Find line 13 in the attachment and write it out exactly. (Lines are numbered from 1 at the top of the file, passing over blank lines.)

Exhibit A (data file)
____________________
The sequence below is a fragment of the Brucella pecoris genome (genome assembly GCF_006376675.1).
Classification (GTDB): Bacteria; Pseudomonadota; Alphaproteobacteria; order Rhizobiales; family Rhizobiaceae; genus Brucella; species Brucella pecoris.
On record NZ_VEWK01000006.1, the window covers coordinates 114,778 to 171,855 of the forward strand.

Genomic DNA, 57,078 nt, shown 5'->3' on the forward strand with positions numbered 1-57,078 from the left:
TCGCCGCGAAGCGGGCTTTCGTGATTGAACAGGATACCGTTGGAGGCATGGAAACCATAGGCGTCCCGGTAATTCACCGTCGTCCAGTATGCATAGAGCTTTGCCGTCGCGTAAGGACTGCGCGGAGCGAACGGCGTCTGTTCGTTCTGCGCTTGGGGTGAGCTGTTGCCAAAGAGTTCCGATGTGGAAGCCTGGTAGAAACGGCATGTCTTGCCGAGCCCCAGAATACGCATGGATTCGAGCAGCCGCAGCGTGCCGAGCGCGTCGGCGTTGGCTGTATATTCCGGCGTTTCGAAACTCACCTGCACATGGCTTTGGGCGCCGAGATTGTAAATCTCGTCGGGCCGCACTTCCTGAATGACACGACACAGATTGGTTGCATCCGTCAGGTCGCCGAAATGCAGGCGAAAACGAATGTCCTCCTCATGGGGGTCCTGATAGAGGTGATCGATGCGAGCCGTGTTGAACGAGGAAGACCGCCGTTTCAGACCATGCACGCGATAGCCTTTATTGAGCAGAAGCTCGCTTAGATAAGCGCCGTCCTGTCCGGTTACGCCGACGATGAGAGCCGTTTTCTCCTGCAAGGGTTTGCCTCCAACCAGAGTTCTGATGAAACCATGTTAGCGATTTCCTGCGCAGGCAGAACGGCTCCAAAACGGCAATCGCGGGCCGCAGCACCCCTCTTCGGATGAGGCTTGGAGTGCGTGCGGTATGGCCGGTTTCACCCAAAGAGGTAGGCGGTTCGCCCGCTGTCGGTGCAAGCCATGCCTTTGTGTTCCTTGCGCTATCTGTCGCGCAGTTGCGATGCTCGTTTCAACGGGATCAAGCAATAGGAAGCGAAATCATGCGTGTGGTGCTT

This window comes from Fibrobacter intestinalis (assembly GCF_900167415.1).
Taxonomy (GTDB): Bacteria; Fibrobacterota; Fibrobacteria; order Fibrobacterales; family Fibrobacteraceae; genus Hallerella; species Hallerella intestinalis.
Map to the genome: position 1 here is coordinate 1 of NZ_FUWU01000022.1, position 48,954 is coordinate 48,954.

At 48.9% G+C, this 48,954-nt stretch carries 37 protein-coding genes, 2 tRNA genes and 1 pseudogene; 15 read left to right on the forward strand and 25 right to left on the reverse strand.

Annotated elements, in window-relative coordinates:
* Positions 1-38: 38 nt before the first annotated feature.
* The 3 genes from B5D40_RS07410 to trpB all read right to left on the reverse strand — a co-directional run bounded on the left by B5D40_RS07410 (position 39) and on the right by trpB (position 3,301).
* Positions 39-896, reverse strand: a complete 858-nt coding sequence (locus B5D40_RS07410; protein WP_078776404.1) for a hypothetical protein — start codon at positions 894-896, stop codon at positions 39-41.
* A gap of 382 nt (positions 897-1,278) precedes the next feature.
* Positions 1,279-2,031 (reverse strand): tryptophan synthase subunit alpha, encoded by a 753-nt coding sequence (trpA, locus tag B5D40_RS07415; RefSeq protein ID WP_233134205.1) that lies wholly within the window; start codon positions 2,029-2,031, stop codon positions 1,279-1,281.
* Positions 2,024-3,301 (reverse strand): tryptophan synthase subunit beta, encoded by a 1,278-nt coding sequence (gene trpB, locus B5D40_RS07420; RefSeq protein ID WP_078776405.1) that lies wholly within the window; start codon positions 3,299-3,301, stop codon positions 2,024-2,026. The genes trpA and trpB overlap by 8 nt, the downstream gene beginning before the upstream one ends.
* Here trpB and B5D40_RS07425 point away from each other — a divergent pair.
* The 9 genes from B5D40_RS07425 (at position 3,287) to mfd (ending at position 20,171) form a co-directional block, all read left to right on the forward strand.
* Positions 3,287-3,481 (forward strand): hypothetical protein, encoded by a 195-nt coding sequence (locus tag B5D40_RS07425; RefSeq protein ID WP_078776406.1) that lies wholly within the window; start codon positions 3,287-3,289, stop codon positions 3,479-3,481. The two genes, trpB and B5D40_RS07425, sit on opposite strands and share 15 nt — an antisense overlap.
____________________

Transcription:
* Positions 39-896, reverse strand: a complete 858-nt coding sequence (locus B5D40_RS07410; protein WP_078776404.1) for a hypothetical protein — start codon at positions 894-896, stop codon at positions 39-41.